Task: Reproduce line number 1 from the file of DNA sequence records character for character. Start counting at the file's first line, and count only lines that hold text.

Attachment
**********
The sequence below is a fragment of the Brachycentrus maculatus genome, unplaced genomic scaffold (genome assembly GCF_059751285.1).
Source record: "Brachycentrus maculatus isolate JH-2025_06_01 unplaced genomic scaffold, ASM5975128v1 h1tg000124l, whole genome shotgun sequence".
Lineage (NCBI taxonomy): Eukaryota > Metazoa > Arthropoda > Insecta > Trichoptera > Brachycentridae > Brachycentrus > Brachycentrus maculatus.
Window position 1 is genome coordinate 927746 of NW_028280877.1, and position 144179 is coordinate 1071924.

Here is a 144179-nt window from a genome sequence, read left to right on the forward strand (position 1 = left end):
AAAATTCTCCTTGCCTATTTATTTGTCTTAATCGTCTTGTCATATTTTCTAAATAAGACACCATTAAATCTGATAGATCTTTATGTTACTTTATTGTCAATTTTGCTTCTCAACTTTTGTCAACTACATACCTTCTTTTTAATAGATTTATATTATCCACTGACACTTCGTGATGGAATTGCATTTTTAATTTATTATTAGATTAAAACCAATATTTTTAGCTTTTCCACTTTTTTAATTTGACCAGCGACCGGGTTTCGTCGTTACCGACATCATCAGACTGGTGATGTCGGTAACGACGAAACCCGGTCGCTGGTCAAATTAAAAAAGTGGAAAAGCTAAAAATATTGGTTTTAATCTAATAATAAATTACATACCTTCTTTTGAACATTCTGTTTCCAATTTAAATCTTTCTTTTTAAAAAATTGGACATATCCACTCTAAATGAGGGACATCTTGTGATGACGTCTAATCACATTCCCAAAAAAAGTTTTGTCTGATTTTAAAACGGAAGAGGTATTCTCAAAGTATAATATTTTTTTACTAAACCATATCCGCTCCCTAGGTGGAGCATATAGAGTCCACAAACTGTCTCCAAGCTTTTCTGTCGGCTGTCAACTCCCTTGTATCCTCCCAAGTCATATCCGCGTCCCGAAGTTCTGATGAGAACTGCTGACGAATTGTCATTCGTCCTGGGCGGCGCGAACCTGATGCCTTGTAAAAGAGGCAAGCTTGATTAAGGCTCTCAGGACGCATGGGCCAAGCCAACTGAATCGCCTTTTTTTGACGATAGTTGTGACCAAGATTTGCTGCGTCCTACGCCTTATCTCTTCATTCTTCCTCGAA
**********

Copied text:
The sequence below is a fragment of the Brachycentrus maculatus genome, unplaced genomic scaffold (genome assembly GCF_059751285.1).